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Thread: Asakusa, TOKYO

  1. #1

    Default Asakusa, TOKYO




    A quick snapshot of the religious in Japan

  2. #2

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    Comments leh... anyone...

    How to improve? I basically only know how to use 'P' in my S40.

  3. #3
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    hey urban,

    since you're dishing for comments, perhaps i would like to hear more from you too.

    what did you wanna capture with your shot?

    your caption says "A quick snapshot of the religious in Japan".. and we see a series of people in different poses.. a lady disturbed by the fumes, a photographer, and backs of people.

    guess it's a question of composition. perhaps closer shots of fewer people in prayer might help, perhaps maybe a series of pictures instead..

    just me 2 ruble's worth.

  4. #4

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    Originally posted by urban
    Comments leh... anyone...

    How to improve? I basically only know how to use 'P' in my S40.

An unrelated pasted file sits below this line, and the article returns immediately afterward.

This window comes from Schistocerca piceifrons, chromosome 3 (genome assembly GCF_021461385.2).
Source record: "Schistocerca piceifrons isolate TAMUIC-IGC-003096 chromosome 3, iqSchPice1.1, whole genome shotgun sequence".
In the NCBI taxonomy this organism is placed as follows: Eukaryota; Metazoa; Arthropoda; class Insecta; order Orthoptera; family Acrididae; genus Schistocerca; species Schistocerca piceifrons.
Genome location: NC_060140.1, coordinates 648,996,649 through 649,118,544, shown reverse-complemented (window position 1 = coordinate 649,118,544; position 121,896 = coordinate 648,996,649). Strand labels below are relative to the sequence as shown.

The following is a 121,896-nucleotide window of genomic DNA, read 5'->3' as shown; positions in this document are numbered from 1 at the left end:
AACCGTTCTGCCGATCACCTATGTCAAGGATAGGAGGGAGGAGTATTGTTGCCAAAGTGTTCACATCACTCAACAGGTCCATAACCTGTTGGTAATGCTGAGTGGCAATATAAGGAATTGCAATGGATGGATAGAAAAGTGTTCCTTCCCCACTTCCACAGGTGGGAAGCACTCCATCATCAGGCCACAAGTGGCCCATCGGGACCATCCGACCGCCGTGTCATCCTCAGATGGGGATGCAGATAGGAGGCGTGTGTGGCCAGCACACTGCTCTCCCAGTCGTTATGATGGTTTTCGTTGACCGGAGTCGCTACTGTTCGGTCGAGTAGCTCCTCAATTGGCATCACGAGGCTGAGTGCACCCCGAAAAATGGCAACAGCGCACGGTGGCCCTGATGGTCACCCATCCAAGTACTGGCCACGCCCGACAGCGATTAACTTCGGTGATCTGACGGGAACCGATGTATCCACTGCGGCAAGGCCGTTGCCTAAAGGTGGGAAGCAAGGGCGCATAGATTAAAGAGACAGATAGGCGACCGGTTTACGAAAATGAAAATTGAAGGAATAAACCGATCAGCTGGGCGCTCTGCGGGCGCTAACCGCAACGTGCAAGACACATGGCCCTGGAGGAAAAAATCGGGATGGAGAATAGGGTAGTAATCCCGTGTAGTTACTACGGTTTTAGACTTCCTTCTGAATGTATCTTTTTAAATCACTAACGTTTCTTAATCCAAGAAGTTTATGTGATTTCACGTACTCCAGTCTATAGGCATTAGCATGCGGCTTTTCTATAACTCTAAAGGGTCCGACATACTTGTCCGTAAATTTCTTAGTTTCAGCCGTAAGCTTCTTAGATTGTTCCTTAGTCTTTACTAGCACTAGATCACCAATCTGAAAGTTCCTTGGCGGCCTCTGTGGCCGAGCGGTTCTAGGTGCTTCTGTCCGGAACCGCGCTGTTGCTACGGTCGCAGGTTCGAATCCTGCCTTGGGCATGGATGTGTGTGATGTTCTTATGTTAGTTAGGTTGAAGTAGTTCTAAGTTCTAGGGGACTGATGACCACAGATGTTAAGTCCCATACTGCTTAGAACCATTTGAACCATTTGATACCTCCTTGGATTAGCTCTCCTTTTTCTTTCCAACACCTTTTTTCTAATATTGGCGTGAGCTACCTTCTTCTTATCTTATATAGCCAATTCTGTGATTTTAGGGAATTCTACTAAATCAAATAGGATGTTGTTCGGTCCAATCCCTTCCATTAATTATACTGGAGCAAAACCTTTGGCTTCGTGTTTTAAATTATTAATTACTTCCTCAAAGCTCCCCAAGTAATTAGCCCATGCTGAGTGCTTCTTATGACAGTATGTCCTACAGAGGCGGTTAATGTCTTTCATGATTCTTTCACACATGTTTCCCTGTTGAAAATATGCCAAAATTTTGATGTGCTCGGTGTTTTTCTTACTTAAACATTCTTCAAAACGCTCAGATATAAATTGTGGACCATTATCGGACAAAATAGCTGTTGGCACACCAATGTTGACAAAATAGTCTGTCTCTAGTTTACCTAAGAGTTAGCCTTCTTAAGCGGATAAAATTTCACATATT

P mode is fine for outdoors.

    Suggestions would be:

    1. Move in closer, don't use the zoom at all.

    2. Look for a nice angle, and a good moment. No need to snap straightaway.

    3. Set to continuous shooting mode, and fire away when you feel the moment is right. This way, you will have a few shots to choose from later, when they're on your computer.

  5. #5

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    Unlike the temple in Singapore, these people do not put the joss sticks into the urn. In fact there are already burning joss sticks in the urn. These people gather round the urn to 'scoop' the fumes and place their hand on their body. Some sort of blessing i guess.

    I think the recommendations are really good.

    Should have sort a series of photos to choose the best shot.
    And yes certain people in the photo look out of place (eg. photographer).
    May be a good idea to wait and should a close-up of the lady being 'affected' by the fumes.

    Thanks guys...

  6. #6
    Sin
    Guests

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    Originally posted by urban
    Unlike the temple in Singapore, these people do not put the joss sticks into the urn. In fact there are already burning joss sticks in the urn. These people gather round the urn to 'scoop' the fumes and place their hand on their body. Some sort of blessing i guess.

    It is LIKE Singapore (shows how much you know about religious practices in S'pore ... just joking )